Glenn Beck Wants You to Leave Your Church – If you hear the words “social justice,” run!

“I’m begging you, your right to religion and freedom to exercise religion and read all of the passages of the Bible as you want to read them and as your church wants to preach them . . . are going to come under the ropes in the next year. If it lasts that long it will be the next year. I beg you, look for the words ‘social justice’ or ‘economic justice’ on your church Web site. If you find it, run as fast as you can. Social justice and economic justice, they are code words. Now, am I advising people to leave their church? Yes!”


  1. I couldn’t get the link to open to anything but a headline, so sorry if my observations are way off in the context. If it is social justice in the original, Social Gospel sense, then it might not be the worst idea. The Social Gospel (originating about 80 years ago) essentially taught that Jesus was a good example but not Divine, that sin was social evil and had no real personal element, and that salvation was from poverty and political and economic injustice, not from Christ’s vicarious sacrifice for sin. I don’t know how many of these problems Beck has (being Mormon), but people like Tim Keller (who I really like) using the term is more of an attempt to steal vocabulary for orthodocy than to assert anything that was originally orthodox. J. Gresham Machen was dealing with these same kind of people in the 1920s.

    Beck is likely focusing on the link of social justice to the Progressive movement that existed at the same time as the onset of the Social Gospel movement and their intertwined leftovers in contemporary society. Neither, I think, got it anywhere near right or near Christianity.

  2. I think Beck is more concerned with social justice as the by-product of a “liberal” mindset than he is with the 19th century theological phenomenon. I’m also not sure there’s any necessary connection between social gospel movements and Christian social justice movements (as they seem to have different pedigrees, the former stemming from theological liberalism and the latter stemming, whether rightly or wrongly, from conservative-friendly concern over Christ’s teaching).

  3. What Glenn Beck was talking about was denominations that support abortion, homosexuality, euthanasia, racism, laws like healthcare that pay for abortions and sex change operations and other unAmerican values like redistribution of wealth all in the name of “social justice”. One example would be denominations like United Church of Christ that Obama belonged to:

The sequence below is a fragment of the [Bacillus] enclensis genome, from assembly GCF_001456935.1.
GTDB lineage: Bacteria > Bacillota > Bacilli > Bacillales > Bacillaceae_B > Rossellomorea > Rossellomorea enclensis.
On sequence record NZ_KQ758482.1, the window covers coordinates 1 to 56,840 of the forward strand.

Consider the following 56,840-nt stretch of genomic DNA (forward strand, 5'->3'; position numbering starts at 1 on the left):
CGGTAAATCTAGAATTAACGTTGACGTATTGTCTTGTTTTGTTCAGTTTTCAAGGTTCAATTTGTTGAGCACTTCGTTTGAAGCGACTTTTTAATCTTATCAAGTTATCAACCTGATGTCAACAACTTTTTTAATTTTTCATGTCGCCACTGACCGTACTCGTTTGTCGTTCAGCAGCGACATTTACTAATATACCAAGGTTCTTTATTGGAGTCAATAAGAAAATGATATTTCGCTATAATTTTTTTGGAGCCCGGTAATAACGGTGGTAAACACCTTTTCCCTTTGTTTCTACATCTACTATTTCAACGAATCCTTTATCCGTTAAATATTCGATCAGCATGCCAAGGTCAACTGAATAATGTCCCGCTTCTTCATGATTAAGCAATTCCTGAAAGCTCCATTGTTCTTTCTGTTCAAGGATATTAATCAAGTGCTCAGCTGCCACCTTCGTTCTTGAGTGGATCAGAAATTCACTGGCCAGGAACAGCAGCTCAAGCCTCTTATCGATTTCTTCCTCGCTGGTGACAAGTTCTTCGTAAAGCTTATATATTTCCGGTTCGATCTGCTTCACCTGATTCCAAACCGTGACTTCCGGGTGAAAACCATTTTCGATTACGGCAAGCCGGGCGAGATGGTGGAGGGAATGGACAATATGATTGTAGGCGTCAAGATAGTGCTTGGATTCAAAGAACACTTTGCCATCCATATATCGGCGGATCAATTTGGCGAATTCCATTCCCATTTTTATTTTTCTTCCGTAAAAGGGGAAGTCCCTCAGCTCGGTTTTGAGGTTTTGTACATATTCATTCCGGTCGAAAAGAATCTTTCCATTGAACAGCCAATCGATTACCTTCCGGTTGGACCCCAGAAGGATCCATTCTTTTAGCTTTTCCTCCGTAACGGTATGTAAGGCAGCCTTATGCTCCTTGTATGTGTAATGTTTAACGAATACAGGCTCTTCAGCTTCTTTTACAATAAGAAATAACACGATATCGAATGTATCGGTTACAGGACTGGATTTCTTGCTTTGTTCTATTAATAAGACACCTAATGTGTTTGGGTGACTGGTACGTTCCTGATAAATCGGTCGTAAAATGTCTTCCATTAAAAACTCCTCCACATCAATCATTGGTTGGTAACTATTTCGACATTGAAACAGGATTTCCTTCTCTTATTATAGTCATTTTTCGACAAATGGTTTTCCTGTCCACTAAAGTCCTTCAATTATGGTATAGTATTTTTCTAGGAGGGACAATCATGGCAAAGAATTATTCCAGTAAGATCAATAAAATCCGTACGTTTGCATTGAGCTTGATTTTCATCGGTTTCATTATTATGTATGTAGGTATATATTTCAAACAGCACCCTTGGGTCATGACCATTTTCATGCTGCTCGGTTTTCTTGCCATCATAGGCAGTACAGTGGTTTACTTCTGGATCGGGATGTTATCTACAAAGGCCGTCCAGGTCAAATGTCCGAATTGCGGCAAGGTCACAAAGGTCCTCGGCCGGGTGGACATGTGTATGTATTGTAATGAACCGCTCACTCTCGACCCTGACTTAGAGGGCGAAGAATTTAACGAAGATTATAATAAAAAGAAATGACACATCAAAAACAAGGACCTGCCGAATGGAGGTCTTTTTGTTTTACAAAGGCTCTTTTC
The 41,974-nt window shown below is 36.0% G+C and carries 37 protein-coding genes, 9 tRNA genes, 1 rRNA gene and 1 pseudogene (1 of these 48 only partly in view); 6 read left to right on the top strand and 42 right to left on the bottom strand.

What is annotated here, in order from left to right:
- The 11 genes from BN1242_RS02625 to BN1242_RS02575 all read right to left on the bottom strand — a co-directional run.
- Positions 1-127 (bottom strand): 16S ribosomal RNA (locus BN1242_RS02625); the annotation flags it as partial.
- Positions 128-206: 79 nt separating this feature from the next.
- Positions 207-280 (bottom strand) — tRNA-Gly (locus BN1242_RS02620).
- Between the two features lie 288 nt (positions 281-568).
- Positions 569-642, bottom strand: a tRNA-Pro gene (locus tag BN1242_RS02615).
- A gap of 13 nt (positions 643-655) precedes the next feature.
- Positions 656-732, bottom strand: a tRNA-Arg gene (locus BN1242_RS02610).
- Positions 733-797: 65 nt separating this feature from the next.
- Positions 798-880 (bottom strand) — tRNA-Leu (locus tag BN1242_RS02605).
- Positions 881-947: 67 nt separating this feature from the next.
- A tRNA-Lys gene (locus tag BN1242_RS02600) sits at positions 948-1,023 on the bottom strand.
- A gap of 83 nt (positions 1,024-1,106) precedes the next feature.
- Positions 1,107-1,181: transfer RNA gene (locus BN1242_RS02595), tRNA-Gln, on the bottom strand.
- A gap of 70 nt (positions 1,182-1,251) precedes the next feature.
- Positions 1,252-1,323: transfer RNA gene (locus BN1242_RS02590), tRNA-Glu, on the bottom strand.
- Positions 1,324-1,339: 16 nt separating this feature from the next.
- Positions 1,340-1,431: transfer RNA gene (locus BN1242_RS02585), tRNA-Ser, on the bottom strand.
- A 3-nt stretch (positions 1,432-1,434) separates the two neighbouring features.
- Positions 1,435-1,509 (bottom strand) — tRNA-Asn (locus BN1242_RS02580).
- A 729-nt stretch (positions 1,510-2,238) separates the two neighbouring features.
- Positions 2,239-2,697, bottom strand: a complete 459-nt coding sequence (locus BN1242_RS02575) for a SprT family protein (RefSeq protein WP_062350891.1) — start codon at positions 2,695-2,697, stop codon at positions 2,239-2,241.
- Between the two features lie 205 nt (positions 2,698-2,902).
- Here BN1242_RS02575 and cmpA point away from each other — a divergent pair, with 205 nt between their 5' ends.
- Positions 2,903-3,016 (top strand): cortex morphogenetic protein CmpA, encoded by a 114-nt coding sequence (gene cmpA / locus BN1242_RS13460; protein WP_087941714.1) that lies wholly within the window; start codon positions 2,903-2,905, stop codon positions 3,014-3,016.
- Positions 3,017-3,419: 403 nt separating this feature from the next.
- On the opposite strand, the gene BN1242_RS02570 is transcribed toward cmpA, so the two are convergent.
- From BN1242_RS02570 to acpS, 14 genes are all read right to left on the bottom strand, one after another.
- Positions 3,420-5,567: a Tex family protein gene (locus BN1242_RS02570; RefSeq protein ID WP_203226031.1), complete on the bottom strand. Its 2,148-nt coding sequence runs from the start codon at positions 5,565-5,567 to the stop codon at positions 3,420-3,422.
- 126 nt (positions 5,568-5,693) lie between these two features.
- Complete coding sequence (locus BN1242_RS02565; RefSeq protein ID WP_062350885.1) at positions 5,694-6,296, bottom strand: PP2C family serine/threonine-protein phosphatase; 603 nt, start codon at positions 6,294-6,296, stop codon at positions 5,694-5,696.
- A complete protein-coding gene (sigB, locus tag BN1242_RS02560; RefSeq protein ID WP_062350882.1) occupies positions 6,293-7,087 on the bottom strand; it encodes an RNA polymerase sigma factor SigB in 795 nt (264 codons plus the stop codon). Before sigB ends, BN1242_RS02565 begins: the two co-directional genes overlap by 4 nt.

or pastors like Jeremiah Wright (he married the Obamas) at Obama’s old church Trinity United Chrurch of Christ, the same denomination above, who spew racism and curse America:
    Go to Youtube and search Jeremiah Wright and you’ll find racist comments like this:
    THESE are the churces Glenn Beck is telling Christians to leave

  4. A pulpit is a great place to start when you have an agenda. People trust their pastors too much and when a pastor of certain political views pushes his views, there is a problem. If a pastor make a comment here or there about our government, or states a common sense fact about our government it is one thing. But to have a pastor teach socialism, and (christians have been doing it for decades) teaching that we should “love” everybody, you have problems. Not that loving people is really wrong, but you get christians who don’t fully understand what discernment is. You get christians who willingly put their life in danger to “love” someone they don’t know…..thats a different subject…. As far as social justice goes, yeah that is a problem too. We can’t get moral justice, and people are wanting social justice?